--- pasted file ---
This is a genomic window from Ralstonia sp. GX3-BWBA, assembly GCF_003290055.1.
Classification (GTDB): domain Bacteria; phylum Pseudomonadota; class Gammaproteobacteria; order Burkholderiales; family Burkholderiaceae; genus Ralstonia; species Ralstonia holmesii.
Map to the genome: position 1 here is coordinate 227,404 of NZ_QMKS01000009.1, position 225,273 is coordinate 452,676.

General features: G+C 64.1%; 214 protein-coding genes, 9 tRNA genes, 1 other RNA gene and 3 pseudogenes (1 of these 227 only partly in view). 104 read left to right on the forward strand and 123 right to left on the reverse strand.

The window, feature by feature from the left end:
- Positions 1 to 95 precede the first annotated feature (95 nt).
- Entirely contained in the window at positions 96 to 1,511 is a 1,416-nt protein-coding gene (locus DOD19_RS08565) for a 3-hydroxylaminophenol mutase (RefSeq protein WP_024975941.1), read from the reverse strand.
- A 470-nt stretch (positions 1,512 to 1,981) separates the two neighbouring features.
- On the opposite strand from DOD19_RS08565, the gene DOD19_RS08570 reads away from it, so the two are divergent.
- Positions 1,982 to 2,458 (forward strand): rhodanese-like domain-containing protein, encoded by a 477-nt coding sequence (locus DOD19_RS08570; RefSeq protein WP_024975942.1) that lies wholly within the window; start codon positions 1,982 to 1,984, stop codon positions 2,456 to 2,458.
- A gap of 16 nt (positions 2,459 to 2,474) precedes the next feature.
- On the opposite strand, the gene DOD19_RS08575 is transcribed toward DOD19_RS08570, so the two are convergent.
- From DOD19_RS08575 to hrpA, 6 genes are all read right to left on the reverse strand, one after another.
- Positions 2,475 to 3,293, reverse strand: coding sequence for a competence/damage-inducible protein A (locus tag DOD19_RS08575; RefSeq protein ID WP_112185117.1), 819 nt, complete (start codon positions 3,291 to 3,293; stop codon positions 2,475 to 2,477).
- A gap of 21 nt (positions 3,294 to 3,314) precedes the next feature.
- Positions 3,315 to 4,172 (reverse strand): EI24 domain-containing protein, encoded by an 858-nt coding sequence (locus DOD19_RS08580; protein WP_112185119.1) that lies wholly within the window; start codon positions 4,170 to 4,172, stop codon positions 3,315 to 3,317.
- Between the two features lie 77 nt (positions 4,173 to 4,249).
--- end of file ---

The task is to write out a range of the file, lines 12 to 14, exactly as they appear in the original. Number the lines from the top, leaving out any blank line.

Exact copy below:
- On the opposite strand, the gene DOD19_RS08575 is transcribed toward DOD19_RS08570, so the two are convergent.
- From DOD19_RS08575 to hrpA, 6 genes are all read right to left on the reverse strand, one after another.
- Positions 2,475 to 3,293, reverse strand: coding sequence for a competence/damage-inducible protein A (locus tag DOD19_RS08575; RefSeq protein ID WP_112185117.1), 819 nt, complete (start codon positions 3,291 to 3,293; stop codon positions 2,475 to 2,477).